March 14, 1978
TELEGRAM 031.589 from the Romanian Embassy in Dhaka to the Romanian Ministry of Foreign Affairs
This document was made possible with support from ROK Ministry of Unification
To: the Romanian Ministry of Foreign Affairs (Comrade Cornel Pacoste)
From: the Romanian Embassy in Dhaka
Date: March 14th, 1978
Subject: the visit to Bangladesh of the Vice-President of the Democratic People’s Republic of Korea.
The visit in Bangladesh of the Vice-President of the Democratic People’s Republic of Korea, Gang Ryang-uk, who is currently undertaking a tour in the region , has recently ended.
Regarding this action, the first [secretary] of the North Korean ambassador said the following to the comrade Valeriu Simion, Second Secretary:
The visit was a major success for the Koreans, exceeding the expectations of both the North Korean delegation and the Korean Embassy in Dhaka; the Bangladeshi government expressed its support for solving the Korean problem and the unification of the country on the basis of the interests of the Korean people, without resorting to war and without external intervention, on the basis of the agreement signed between North and South signed in 1972, all these points belonging to the Democratic People’s Republic of Korea’s position. Moreover the Bangladeshi government does not consider the presence of the American forces in South Korea to be normal.
The Korean Vice-President renewed his invitation for President Rahman Ziaur to visit Korea – an invitation previously made by President Kim Il Sung.
If in the past Rahman Ziaur only accepted the invitation in general terms, this time he said “inform President Kim Il Sung that I will arrive in Democratic People’s Republic of Korea on October 1st”. The date is not publicly available yet.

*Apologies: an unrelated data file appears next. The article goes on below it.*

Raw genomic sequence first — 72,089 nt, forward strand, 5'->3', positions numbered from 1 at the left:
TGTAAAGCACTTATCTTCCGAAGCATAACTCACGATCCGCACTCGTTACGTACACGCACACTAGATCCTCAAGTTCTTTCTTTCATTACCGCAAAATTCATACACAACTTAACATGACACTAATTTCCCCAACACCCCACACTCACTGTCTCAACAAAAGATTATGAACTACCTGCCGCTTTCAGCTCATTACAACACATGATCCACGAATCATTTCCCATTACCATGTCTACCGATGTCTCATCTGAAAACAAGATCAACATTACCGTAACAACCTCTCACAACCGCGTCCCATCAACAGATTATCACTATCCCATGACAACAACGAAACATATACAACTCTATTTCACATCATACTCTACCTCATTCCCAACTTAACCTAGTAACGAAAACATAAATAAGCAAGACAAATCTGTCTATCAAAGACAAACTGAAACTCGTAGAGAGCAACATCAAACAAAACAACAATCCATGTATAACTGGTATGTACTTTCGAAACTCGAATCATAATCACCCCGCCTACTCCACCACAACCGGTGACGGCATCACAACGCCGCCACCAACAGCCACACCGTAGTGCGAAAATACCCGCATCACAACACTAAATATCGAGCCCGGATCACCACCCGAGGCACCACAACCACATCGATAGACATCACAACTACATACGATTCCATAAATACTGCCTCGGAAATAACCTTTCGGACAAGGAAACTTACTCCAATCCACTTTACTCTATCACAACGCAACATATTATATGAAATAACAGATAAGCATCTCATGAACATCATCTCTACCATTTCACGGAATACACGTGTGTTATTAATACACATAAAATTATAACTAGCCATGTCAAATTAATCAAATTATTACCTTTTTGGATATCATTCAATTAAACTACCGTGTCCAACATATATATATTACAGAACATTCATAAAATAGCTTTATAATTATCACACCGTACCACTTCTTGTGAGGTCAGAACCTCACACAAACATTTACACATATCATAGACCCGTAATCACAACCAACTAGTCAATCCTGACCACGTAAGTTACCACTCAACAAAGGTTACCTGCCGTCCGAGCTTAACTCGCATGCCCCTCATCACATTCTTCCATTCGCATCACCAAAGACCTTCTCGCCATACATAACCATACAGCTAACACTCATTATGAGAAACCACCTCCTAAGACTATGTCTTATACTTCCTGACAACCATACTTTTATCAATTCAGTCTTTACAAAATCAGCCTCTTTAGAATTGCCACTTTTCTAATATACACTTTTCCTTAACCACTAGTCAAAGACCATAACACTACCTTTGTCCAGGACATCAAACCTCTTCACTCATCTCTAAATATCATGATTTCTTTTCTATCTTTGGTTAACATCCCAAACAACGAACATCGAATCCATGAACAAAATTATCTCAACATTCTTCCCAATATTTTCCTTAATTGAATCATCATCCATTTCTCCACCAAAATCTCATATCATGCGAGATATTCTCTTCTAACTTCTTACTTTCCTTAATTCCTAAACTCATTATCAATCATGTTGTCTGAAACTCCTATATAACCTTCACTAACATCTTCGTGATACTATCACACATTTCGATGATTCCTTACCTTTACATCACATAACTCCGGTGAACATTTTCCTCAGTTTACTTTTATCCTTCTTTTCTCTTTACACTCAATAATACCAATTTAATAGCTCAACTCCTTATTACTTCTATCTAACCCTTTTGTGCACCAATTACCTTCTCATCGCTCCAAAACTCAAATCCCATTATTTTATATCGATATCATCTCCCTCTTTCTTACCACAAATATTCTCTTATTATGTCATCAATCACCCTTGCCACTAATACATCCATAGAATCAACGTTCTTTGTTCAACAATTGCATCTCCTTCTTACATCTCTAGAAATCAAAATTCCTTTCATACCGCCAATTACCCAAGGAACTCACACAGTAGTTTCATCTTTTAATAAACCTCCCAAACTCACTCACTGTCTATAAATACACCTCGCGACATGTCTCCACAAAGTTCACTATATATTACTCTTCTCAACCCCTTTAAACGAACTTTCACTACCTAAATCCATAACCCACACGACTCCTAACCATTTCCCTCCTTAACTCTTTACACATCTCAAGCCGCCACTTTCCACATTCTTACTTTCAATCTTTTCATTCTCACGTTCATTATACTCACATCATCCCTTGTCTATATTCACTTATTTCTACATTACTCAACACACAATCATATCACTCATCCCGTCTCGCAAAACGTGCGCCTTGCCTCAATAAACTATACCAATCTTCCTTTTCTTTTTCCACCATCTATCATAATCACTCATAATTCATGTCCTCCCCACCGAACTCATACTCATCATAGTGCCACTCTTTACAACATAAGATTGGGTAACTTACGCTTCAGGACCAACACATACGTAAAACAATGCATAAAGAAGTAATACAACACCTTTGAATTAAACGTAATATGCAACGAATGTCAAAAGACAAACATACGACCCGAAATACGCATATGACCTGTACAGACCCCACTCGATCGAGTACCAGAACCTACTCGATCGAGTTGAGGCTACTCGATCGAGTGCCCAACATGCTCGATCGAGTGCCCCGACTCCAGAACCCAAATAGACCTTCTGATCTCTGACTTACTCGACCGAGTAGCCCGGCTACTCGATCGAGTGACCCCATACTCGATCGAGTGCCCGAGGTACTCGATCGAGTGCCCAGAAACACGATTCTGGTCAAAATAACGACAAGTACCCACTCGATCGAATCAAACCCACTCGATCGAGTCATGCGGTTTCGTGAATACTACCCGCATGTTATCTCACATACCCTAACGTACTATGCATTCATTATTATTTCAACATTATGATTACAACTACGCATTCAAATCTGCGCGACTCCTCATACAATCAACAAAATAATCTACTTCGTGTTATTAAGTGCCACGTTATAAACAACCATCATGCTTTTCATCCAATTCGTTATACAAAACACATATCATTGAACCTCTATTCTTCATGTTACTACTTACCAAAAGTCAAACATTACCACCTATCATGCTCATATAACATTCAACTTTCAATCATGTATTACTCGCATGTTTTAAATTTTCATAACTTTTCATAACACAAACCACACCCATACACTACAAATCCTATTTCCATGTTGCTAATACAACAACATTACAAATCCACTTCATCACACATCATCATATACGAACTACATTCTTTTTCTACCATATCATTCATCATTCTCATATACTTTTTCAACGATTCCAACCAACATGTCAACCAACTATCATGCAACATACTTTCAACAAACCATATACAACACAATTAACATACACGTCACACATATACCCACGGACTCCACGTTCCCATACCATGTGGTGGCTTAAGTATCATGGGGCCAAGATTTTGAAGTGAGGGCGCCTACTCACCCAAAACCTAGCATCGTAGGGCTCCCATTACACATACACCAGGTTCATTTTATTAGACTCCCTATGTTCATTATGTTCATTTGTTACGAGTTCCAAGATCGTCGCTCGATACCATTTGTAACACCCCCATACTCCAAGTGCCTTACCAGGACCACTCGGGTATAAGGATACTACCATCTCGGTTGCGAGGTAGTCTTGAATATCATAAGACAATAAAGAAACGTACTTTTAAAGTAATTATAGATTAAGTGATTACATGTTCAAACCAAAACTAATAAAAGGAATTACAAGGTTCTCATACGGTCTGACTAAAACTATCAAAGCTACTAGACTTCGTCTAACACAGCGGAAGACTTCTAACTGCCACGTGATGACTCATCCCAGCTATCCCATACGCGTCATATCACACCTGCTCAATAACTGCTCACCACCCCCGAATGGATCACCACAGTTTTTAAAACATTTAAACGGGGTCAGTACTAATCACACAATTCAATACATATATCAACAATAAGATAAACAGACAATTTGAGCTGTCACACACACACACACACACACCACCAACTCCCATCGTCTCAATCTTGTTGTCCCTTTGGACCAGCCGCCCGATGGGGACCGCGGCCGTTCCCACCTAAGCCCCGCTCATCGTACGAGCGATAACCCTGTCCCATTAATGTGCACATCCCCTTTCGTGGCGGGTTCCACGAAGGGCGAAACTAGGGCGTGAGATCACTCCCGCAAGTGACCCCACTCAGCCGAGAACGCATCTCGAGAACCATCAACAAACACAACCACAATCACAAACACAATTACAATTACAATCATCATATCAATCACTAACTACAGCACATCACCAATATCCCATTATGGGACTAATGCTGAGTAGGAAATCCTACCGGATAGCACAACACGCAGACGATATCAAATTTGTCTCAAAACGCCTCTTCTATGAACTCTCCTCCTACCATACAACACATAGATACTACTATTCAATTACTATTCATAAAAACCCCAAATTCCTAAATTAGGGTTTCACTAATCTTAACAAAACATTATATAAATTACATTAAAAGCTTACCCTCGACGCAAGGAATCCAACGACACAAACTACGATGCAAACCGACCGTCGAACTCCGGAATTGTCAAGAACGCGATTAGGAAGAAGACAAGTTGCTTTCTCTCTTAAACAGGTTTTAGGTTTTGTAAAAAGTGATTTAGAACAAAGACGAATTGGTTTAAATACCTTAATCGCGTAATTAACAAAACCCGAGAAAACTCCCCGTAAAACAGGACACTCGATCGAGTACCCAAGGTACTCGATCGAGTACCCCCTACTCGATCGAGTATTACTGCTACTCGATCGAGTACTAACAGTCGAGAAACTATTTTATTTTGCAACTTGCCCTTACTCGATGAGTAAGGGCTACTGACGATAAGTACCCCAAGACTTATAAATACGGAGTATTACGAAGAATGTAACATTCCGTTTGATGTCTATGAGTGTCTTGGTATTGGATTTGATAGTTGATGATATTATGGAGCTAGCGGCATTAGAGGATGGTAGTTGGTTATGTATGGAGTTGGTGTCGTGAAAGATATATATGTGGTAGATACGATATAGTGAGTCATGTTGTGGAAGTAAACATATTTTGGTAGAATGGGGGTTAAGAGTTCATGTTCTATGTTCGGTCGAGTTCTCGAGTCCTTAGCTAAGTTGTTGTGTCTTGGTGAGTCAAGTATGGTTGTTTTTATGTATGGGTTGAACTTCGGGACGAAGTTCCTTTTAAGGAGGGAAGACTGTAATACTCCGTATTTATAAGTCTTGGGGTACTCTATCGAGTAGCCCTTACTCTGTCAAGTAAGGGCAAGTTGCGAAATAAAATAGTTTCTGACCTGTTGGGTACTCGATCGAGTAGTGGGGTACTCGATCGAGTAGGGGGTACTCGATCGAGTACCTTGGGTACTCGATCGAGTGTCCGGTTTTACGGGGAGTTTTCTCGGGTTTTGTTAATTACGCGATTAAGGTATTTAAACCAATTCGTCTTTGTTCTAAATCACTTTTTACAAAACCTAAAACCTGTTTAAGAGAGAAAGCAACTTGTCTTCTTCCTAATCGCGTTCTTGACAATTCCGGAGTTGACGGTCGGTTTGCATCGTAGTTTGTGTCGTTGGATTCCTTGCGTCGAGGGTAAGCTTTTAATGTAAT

The North Koreans were simply amazed by this change in attitude in favor of North Korea, but it sees it with a bit of reserve, as it expects reactions from South Korea and the United States vis-à-vis Bangladesh.
The Korean diplomat showed that several socialist countries in Europe, which he did not name but hinted at all of them except for Yugoslavia and Romania, shared an unfavorable view of the visit of the Vice President of North Korea and its outcome. Diplomats of the respective socialist countries said that the North Koreans should have waited for the European socialist countries to make contact with the government of Bangladesh before having engaged in such high-level contacts.
We believe that the attitude of the Bangladeshi government towards the resolution of the Korean question is not a change of position in its foreign policy which is generally pro-Western, but rather a circumstantial position determined by the actual political in-fighting in Bangladesh. The current Bangladeshi government is trying to prove that it adopts constructive positions on international problems and seeks to improve its relations with as many states as possible, including with socialist countries.
Thr Romanian Embassy in Dhaka reports that Bangladesh supports the DPRK's position on reunification.
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